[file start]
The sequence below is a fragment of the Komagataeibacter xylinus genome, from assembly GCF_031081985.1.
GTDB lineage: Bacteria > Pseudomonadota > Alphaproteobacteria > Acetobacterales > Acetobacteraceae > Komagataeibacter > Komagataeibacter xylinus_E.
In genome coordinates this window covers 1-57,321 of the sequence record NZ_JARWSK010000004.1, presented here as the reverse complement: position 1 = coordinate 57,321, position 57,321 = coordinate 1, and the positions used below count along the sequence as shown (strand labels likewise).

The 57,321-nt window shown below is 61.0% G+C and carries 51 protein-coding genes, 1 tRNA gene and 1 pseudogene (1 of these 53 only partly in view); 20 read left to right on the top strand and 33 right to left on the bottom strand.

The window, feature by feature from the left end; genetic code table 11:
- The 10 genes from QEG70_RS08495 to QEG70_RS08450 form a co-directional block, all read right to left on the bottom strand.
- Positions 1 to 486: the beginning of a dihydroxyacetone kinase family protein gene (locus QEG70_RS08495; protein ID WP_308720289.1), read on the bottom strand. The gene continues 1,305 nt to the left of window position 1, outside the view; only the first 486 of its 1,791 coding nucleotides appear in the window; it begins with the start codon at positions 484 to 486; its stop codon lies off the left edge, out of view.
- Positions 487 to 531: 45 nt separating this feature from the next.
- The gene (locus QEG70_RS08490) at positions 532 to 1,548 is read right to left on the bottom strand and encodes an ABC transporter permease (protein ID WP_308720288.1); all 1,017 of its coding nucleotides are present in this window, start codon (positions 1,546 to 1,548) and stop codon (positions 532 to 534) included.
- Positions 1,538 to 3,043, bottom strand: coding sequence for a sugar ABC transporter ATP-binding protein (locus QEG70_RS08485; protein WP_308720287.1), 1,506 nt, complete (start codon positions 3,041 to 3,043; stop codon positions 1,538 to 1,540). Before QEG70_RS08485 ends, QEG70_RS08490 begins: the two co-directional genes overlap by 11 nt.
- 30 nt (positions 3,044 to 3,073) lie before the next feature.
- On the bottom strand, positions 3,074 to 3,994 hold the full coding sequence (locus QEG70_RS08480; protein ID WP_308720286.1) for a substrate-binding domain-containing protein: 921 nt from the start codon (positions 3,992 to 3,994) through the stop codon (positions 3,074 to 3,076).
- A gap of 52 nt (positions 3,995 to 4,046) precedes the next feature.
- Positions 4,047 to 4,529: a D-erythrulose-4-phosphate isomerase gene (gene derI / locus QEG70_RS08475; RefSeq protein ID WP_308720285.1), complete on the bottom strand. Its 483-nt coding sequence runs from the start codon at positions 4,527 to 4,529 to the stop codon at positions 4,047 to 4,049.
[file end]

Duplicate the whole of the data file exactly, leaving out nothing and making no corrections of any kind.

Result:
The sequence below is a fragment of the Komagataeibacter xylinus genome, from assembly GCF_031081985.1.
GTDB lineage: Bacteria > Pseudomonadota > Alphaproteobacteria > Acetobacterales > Acetobacteraceae > Komagataeibacter > Komagataeibacter xylinus_E.
In genome coordinates this window covers 1-57,321 of the sequence record NZ_JARWSK010000004.1, presented here as the reverse complement: position 1 = coordinate 57,321, position 57,321 = coordinate 1, and the positions used below count along the sequence as shown (strand labels likewise).

The 57,321-nt window shown below is 61.0% G+C and carries 51 protein-coding genes, 1 tRNA gene and 1 pseudogene (1 of these 53 only partly in view); 20 read left to right on the top strand and 33 right to left on the bottom strand.

The window, feature by feature from the left end; genetic code table 11:
- The 10 genes from QEG70_RS08495 to QEG70_RS08450 form a co-directional block, all read right to left on the bottom strand.
- Positions 1 to 486: the beginning of a dihydroxyacetone kinase family protein gene (locus QEG70_RS08495; protein ID WP_308720289.1), read on the bottom strand. The gene continues 1,305 nt to the left of window position 1, outside the view; only the first 486 of its 1,791 coding nucleotides appear in the window; it begins with the start codon at positions 484 to 486; its stop codon lies off the left edge, out of view.
- Positions 487 to 531: 45 nt separating this feature from the next.
- The gene (locus QEG70_RS08490) at positions 532 to 1,548 is read right to left on the bottom strand and encodes an ABC transporter permease (protein ID WP_308720288.1); all 1,017 of its coding nucleotides are present in this window, start codon (positions 1,546 to 1,548) and stop codon (positions 532 to 534) included.
- Positions 1,538 to 3,043, bottom strand: coding sequence for a sugar ABC transporter ATP-binding protein (locus QEG70_RS08485; protein WP_308720287.1), 1,506 nt, complete (start codon positions 3,041 to 3,043; stop codon positions 1,538 to 1,540). Before QEG70_RS08485 ends, QEG70_RS08490 begins: the two co-directional genes overlap by 11 nt.
- 30 nt (positions 3,044 to 3,073) lie before the next feature.
- On the bottom strand, positions 3,074 to 3,994 hold the full coding sequence (locus QEG70_RS08480; protein ID WP_308720286.1) for a substrate-binding domain-containing protein: 921 nt from the start codon (positions 3,992 to 3,994) through the stop codon (positions 3,074 to 3,076).
- A gap of 52 nt (positions 3,995 to 4,046) precedes the next feature.
- Positions 4,047 to 4,529: a D-erythrulose-4-phosphate isomerase gene (gene derI / locus QEG70_RS08475; RefSeq protein ID WP_308720285.1), complete on the bottom strand. Its 483-nt coding sequence runs from the start codon at positions 4,527 to 4,529 to the stop codon at positions 4,047 to 4,049.